Date Archives: 13-Apr-2017

Question: Hello, When a crew arrives on scene and finds a patient VSA, the ALS and BLS Standards require CPR per the HSFO guidelines at 30:2. When considering that there is strong evidence showing high quality CPR is the most important care to impact patient survival, my question revolves around what care or priorities should be considered when there are just the 2 paramedics on scene awaiting additional crews or resources.

The questions specifically are:

1) While Early defib, high-quality CPR and BVM ventilation's are a must, should an IV and medications be attempted with such limited resources? In attempting to do so, there is strong likelihood of compromising the quality of CPR because the compressor is doing about 2 compressions a second, and the 2nd medic is ventilating about every 15 seconds, thus making it next to impossible to perform any other tasks without diluting the CPR quality. This should the early defib, High-quality CPR and BVM ventilation's be the only focus until more resources show up, or should the IV and medication process be attempted to satisfy the requirements of the directive, even if doing so will compromise the CPR quality?

2) In regard to #1 above, when working in a rural setting, in which allied resources can sometimes take upwards of 20 minutes to arrive on scene, how does this play into the care?

3) As a given, I would love to be able to meet all the requirements of the ACP Cardiac arrest directive effectively, but with only 2 paramedics on scene the problem is there is just so much to do, and with quality of CPR and ventilation's/ETCO2 being able to be monitored and recorded, you can either violate the directive to maintain high-quality CPR, or risk having this data show your CPR quality was not great but got "everything done". Which is the preferred method of care?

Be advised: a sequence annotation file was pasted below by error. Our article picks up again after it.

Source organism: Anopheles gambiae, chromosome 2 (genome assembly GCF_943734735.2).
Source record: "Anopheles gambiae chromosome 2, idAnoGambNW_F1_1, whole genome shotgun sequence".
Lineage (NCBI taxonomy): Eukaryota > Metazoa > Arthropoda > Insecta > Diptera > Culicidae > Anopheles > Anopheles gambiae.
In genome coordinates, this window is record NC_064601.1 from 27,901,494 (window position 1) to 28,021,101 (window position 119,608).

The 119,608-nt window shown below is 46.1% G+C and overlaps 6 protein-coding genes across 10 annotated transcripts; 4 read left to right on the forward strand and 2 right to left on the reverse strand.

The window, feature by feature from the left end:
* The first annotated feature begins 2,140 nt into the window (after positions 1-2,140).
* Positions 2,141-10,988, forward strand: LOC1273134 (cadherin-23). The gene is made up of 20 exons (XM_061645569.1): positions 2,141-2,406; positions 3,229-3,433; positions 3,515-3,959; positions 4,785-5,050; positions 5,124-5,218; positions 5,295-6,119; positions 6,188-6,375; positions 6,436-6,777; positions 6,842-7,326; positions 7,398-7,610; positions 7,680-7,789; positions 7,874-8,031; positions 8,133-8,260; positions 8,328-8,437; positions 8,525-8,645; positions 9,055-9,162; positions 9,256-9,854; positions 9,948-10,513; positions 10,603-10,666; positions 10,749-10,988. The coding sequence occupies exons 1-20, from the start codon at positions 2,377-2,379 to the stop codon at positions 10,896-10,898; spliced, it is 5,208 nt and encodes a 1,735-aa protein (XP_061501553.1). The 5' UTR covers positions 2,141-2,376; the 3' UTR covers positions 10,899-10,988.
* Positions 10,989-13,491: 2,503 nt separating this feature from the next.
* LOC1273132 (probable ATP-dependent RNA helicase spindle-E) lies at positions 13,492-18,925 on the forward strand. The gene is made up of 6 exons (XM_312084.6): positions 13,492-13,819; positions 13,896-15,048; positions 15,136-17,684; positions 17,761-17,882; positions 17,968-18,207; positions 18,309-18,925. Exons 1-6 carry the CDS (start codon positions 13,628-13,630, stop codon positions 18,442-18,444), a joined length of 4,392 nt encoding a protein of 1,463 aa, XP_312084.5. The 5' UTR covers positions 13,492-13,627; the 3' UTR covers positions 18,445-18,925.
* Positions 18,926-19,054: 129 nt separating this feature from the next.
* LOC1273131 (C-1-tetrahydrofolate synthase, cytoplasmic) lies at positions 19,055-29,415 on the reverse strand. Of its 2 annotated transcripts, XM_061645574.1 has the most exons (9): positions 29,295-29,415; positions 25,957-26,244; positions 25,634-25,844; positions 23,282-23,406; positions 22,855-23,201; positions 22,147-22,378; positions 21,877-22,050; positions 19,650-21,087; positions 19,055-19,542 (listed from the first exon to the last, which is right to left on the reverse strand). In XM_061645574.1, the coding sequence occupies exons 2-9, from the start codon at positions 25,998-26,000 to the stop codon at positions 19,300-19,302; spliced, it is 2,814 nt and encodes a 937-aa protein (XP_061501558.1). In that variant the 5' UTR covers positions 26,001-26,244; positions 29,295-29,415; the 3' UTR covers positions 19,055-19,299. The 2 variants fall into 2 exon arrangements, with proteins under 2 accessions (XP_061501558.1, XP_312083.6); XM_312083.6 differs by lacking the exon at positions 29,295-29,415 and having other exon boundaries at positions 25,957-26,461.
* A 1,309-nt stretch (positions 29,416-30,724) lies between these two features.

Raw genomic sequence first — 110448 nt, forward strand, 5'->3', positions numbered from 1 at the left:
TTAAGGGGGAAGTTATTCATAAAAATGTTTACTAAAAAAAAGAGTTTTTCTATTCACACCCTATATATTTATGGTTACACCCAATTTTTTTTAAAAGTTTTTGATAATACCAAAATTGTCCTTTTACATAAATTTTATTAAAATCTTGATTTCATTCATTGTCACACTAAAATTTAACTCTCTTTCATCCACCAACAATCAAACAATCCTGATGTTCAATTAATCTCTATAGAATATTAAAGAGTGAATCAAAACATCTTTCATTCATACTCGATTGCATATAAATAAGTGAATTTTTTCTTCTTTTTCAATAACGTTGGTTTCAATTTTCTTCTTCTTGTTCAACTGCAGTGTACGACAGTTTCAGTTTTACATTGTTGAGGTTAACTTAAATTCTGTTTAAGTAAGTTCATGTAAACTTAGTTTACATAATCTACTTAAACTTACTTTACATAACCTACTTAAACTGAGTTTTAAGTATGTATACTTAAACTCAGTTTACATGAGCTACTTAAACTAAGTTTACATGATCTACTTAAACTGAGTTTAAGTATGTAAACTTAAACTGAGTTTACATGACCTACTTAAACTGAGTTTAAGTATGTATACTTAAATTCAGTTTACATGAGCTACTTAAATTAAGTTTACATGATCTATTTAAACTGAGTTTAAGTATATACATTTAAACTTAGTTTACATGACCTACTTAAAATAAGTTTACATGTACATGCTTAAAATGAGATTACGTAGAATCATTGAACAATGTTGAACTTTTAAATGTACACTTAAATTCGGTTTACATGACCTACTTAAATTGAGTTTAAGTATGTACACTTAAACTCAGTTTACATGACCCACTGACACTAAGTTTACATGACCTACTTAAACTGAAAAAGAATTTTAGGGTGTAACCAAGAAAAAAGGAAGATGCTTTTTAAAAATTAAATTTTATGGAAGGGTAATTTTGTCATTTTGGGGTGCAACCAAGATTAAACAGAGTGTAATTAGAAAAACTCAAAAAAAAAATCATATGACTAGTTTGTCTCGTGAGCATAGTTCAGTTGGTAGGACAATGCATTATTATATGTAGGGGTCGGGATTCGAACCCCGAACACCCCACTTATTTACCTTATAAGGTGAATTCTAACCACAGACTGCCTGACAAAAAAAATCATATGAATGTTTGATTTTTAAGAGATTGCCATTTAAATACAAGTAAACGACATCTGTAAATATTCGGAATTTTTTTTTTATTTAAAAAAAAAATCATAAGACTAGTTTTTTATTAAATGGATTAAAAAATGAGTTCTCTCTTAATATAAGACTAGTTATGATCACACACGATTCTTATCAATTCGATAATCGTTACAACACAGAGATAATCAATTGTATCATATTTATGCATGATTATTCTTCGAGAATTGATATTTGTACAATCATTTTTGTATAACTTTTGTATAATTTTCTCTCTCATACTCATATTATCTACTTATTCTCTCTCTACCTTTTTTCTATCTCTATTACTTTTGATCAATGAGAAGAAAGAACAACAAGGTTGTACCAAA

4) While there is evidence supporting that CPR saves lives, is there any strong evidence supporting that the IV/Meds and the Advanced airways lead to better patient survival?

Question: Reviewing the STEMI bypass protocol I noticed that it requires 2mm of elevation in V1-V3 in two contiguous leads and 1mm of elevation in any other contiguous leads.

My question is then twofold:
1. What's different about V1-V3 that we require 2mm of elevation?
2. Why is V3 included in this since it is not anatomically contiguous with V1 or V2? Should then V4 not be included to give a "partner" to V3?

Thanks for your help!

Question: When attending to a medical VSA, where our monitor energy settings are preprogrammed (120J, 150J, 200J, 200J), if I happen to dump the first charge (non-shockable rhythm), should my second charge be at 120J or 150J? This second charge would be the first shock (assuming shockable rhythm), but the second analysis.

Question: Pushing a dose epinephrine seems to be very popular in the FOAM world for emergency physician. Its use has been promoted for things such as post cardiac arrest, refractory anaphylaxis, and severe bradycardia (some strong pharmacology reasons supporting it over atropine have been presented). Is this something you see being added to the advanced care paramedic treatment options at some point?

Question: I am just wondering if ASA is contraindicated for patients taking Pradaxa?

Question: While enroute to the emergency department with a VSA patient, if your patient presents in shockable rhythm (either new, or still in a shockable rhythm), can we continue to shock the patient without pulling over? My understanding of the reason for stopping was because we used to use semi-automated systems, and we did not want false interpretations based on artifact. But, if we are now interpreting the rhythm, and determine that it is a shockable rhythm, not artifact while in transit, shouldn't we be shocking?

The OBHG companion document states to stop when enroute using semi-automated system, no wording on manual defibrillation.